Isn’t it crazy that in 2023 so many women still have not been taught what a normal period looks like?!

The problem with this lack of understanding is that we can learn to live with difficult symptoms because we believe they are “normal” and therefore suffer unnecessarily. In this blog I aim to address some of this ,helping you to feel empowered around your period!

What is a Period?

You might think you know this but…. you can only have a true period IF you have ovulated. If you are not ovulating because of the pill or you happen to have a cycle where you do not ovulate (an anovulatory cycle – these are more common than you’d think, especially during perimeno years) your bleed is instead a breakthrough or withdrawal bleed. It is not a true period. Oh, and having a period does not mean you ovulated, to be clear!

The decline in your oestrogen and progesterone towards the end of your cycle (luteal phase) triggers the lining of your womb to shed and bleed so the whole cycle can begin again!

Day one of your cycle is the first day of bleeding, not spotting. It is not normal to spot for more than 3 days before you properly bleed or for 3 days after.

Typically, it is heaviest on day one and then gets heavier over the following days. 3-7 days is normal cycle length. However, every woman will have different patterns to this, and this is still considered to be healthy.

What Flow is normal?

About 4 tablespoons is considered normal…… I get it though, not many of us have a tablespoon to hand when measuring our period blood!! A flow that is considered normal would see you using 6-10 fully soaked tampons or pads during your bleed (each one soaks up about 1tsp of blood).

Too light would be up to 5 regular tampons or pads throughout your period. You might also see an erratic flow of blood, which may be watery or light in colour. This can sometimes be indicative of a lack of ovulation or an oestrogen deficiency.

On the other hand, a heavy flow (sometimes called menorrhagia – this word sounds like a weird sex act to me, but anyway…..!!) would be more than 5.5 tablespoons….you would be flooding period care products and probably having large clots & long bleeds. Oestrogen or thyroid hormones are often the culprits here if there is no other diagnosis.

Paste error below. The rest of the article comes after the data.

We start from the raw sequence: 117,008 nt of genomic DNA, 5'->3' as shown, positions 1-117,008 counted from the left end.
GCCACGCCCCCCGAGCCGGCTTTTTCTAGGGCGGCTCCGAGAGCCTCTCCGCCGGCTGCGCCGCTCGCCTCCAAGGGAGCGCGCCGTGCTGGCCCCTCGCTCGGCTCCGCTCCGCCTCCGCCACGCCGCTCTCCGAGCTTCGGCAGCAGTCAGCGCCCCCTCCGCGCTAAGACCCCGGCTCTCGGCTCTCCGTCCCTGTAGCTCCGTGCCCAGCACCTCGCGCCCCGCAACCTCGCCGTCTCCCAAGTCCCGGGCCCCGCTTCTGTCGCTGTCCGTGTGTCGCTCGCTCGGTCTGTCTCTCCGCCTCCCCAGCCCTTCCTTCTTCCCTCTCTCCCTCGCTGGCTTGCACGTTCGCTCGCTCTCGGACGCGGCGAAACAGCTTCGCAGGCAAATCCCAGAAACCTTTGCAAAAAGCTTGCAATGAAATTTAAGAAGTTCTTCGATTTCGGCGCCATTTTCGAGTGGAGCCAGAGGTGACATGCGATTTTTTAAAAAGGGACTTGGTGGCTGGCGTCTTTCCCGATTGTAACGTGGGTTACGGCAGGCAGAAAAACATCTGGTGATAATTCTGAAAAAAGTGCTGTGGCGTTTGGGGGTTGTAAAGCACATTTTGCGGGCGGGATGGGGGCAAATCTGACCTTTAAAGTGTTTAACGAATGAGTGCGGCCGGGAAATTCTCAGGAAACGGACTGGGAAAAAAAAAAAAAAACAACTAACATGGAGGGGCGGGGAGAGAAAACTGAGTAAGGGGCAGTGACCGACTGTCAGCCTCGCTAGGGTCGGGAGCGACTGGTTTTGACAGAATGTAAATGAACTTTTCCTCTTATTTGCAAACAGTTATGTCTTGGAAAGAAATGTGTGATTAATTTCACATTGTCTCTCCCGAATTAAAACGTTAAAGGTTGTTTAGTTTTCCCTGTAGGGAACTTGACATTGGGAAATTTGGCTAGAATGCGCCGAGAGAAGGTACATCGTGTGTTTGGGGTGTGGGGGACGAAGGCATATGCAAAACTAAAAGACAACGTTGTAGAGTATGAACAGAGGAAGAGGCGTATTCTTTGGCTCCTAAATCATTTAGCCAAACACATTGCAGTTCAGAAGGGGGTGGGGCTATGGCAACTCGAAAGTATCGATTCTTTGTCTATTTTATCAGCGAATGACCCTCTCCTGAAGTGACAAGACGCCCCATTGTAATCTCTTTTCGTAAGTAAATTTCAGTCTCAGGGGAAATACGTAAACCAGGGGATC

That being said, if you do not have any other symptoms, this could just be normal for YOU!!

How long should my Period last?

A normal period is considered to be anything between 3-7 days. However again it may be “normal” for your body to be slightly less or longer, so if you do not have any other symptoms then do not worry!

How long is a normal Cycle?

Firstly, the perfect 28 days cycle is a myth, largely created with the introduction of the pill. The average length is 29 days, but normal is considered to be anywhere between 25-35 days.

What consistency should it be?

Think of a bottle of good quality maple syrup and that is exactly the consistency of blood that you are looking for! It is normal to have some small clots and tissue (looks like chopped up liver……. nice!!!) but large clots or clumps of tissue may warrant further investigation.

This is another great advantage of not wearing tampons as it means you can have a good knowledge of your body – your menstrual cycle is your 5th vital sign so it is SO important you know how healthy your period is!

What colour should it be?

As menstrual fluid is made from cervical mucus, red blood cells and endometrial tissue,  there can be variation in its colour depending on what is happening in your body. The colour can vary from light pink (usually due to cervical mucous or sometimes oestrogen deficiency) to very dark/ brown (indicating slower moving blood or sometimes unopposed oestrogen). Ideally a nice cherry red is what we are looking for.

Is pain normal?


I could leave it there but……. we have been sold a lie! PERIOD PAIN IS NOT NORMAL!! I cannot emphasise this enough!

If you need to take more than 2 ibuprofen (if you choose to take painkillers) throughout your cycle there is something out of balance. Our periods should not disrupt our lives and shutting it down with synthetic hormones like the pill is rarely the solution (although I appreciate that they can be a God send to some women!).

So many women experience painful periods that we have normalised the pain because it is so common. Fortunately, there are so many lifestyle changes we can make, that can significantly reduce this pain.

What next?

Start keeping notes of your experiences of your period. The more understanding you have of the whispers your body is giving you, the stronger placed you are to optimise your hormone health.

If you would like to explore how to optimise your hormones to support your menstrual cycle, you can book a discovery call with me today.